In 2009, the last full year before healthcare reform legislation went into effect, 15.4%—or about 46.3 million Americans—had no healthcare insurance, according to a Centers for Disease Control survey released Wednesday. This rate is slightly up (from 14.7% or 43.8 million Americans) from 2008.
The percentage of adults aged 18 to 64 years who lacked coverage at the time of contact by the CDC's National Center for Health Statistics increased from 19.7% in 2008 to 21.1% in 2009. A corresponding decrease in private coverage occurred among adults aged 18 64 from 68.1% in 2008 to 65.8% in 2009.
Also in 2009, individuals age 65 or younger with private health insurance were enrolled in a high deductible health plan— including 6.3% who were enrolled in a consumer directed health plan. Almost half of persons with a private plan obtained by means other than through employment were in high-deductible plans; about 20.4% of persons with private plans were in a family with a flexible spending account for medical expenses.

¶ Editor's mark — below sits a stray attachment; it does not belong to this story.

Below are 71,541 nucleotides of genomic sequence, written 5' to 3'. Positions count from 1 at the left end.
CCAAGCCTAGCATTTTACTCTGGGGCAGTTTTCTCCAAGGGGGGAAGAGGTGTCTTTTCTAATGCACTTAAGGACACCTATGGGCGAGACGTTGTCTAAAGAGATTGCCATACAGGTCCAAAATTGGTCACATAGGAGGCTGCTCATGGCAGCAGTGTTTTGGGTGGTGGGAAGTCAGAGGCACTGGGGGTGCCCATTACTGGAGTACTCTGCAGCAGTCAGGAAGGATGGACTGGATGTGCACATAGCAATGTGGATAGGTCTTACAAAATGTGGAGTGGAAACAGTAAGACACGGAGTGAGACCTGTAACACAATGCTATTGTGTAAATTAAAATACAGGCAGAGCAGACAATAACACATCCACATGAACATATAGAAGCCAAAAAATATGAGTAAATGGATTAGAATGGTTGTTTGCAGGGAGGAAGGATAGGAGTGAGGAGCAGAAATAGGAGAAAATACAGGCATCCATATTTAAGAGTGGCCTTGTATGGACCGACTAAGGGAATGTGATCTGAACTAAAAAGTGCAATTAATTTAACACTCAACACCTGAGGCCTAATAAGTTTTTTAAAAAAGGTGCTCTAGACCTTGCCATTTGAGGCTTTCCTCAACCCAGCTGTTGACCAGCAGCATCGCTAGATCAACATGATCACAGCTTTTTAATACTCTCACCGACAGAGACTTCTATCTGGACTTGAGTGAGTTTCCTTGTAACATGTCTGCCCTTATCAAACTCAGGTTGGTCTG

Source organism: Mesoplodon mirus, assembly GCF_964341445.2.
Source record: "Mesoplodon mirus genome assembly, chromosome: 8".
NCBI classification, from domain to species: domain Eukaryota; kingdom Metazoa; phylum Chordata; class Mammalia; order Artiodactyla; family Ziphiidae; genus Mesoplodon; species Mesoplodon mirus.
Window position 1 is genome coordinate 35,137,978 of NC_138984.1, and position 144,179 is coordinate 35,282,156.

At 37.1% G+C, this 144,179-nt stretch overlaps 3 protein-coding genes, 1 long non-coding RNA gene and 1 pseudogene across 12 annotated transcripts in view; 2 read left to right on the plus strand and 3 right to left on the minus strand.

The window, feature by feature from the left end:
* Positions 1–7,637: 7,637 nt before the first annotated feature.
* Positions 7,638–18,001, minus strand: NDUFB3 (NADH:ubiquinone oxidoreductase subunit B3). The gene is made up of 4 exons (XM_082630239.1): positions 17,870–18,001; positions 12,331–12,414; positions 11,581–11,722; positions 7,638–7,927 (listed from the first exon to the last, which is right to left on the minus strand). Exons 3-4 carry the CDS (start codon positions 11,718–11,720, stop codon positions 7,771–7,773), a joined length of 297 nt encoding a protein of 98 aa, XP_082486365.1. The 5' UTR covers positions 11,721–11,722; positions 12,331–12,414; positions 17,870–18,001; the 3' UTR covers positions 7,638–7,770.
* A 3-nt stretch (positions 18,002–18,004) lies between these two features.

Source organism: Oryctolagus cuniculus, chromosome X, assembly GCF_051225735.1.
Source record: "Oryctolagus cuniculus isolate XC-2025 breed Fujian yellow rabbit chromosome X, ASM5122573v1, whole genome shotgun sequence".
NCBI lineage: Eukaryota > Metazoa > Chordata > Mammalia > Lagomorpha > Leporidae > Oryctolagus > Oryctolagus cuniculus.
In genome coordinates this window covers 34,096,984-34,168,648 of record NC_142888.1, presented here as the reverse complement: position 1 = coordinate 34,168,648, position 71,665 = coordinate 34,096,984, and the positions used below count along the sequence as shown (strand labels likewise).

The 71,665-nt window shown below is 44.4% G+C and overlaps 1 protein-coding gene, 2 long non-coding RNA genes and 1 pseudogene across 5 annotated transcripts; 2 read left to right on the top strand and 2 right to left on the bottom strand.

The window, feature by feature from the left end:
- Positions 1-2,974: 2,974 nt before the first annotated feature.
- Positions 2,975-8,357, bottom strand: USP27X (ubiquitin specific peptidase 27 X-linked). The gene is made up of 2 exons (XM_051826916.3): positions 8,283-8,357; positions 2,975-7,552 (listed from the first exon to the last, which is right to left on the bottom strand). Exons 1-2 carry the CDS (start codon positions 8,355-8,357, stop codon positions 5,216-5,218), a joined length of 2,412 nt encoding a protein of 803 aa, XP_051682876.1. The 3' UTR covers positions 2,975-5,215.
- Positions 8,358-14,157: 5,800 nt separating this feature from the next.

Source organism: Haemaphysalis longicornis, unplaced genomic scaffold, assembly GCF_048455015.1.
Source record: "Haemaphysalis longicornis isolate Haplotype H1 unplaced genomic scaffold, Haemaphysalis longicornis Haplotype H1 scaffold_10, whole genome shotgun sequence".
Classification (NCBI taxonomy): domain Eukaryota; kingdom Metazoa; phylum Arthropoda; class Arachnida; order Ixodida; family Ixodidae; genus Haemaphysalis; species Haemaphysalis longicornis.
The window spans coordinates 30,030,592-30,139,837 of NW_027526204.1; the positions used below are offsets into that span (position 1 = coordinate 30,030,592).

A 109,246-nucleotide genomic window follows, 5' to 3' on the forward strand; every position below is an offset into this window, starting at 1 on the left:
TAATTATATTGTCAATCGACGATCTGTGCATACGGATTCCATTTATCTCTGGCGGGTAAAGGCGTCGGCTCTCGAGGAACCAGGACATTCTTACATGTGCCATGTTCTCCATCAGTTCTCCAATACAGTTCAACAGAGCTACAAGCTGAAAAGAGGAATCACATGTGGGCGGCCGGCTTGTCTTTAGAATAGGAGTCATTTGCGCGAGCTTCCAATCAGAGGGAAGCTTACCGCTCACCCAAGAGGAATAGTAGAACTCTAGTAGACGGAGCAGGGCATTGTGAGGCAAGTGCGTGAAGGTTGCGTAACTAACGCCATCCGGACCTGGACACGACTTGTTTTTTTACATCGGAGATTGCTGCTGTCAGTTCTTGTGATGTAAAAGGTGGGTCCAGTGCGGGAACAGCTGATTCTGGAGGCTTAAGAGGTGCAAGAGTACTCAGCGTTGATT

About 21% of individuals age 65 years or younger were covered by public plans. More than a third of children (37.7%) were covered by a public plan—compared with 14.4% of adults aged 18 64. Those children covered by a public health plan increased from 34.2% in 2008 to 37.7% in 2009—possibly due to expansion of children's coverage at the federal level in 2009.
In 2009, 11.8% of poor children and 12.1% of near poor children did not have health insurance. The percentage of near poor children who lacked health coverage decreased from 15.6% in 2008 to 12.1% in 2009. Meanwhile, the percentage of poor adults aged 18 64 years who lacked coverage at the time of the CDC survey increased from 37.7% in 2008 to 42.5% in 2009.
Approximately one in four persons under age 65 in Florida and Texas, and one in five persons under age 65 in California and Georgia, lacked coverage at the time of the CDC survey. By contrast, rates of non-coverage at the time of survey in Illinois, Massachusetts, Michigan, New Jersey, New York, Ohio, Pennsylvania, Washington, and Wisconsin were lower than the national average.
For all persons under age 65 years, the largest age group without insurance were those aged 18 24 (29.6%). This area is anticipated to change quickly under provisions approved earlier this year that would allow young adults to stay on their parents' plans.